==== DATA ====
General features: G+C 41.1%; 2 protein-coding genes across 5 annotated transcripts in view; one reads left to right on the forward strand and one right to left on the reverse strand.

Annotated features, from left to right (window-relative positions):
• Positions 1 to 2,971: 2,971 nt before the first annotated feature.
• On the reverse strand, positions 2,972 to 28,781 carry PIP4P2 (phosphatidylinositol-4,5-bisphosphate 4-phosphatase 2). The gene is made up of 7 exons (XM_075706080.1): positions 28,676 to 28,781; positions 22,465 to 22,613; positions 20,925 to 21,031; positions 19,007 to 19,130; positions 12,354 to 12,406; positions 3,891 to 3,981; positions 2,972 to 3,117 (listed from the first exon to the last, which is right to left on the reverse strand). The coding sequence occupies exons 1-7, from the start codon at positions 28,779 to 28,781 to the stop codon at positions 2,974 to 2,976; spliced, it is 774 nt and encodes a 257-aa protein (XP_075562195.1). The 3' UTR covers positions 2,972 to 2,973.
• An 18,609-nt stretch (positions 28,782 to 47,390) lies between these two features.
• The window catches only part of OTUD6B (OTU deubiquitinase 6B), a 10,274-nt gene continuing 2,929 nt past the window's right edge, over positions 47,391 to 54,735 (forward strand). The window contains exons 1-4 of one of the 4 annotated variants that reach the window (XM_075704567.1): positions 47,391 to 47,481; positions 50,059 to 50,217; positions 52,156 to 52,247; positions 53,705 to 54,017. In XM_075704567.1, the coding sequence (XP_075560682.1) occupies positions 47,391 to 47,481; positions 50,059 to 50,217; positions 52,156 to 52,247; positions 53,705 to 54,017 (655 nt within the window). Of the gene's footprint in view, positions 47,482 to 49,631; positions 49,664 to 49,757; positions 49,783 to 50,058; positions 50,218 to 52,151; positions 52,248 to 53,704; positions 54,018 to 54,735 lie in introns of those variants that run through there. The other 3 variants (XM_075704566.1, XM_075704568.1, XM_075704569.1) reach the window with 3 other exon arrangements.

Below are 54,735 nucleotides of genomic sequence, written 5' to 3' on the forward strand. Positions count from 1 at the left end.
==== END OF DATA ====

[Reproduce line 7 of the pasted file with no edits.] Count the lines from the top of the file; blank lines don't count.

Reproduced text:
Below are 54,735 nucleotides of genomic sequence, written 5' to 3' on the forward strand. Positions count from 1 at the left end.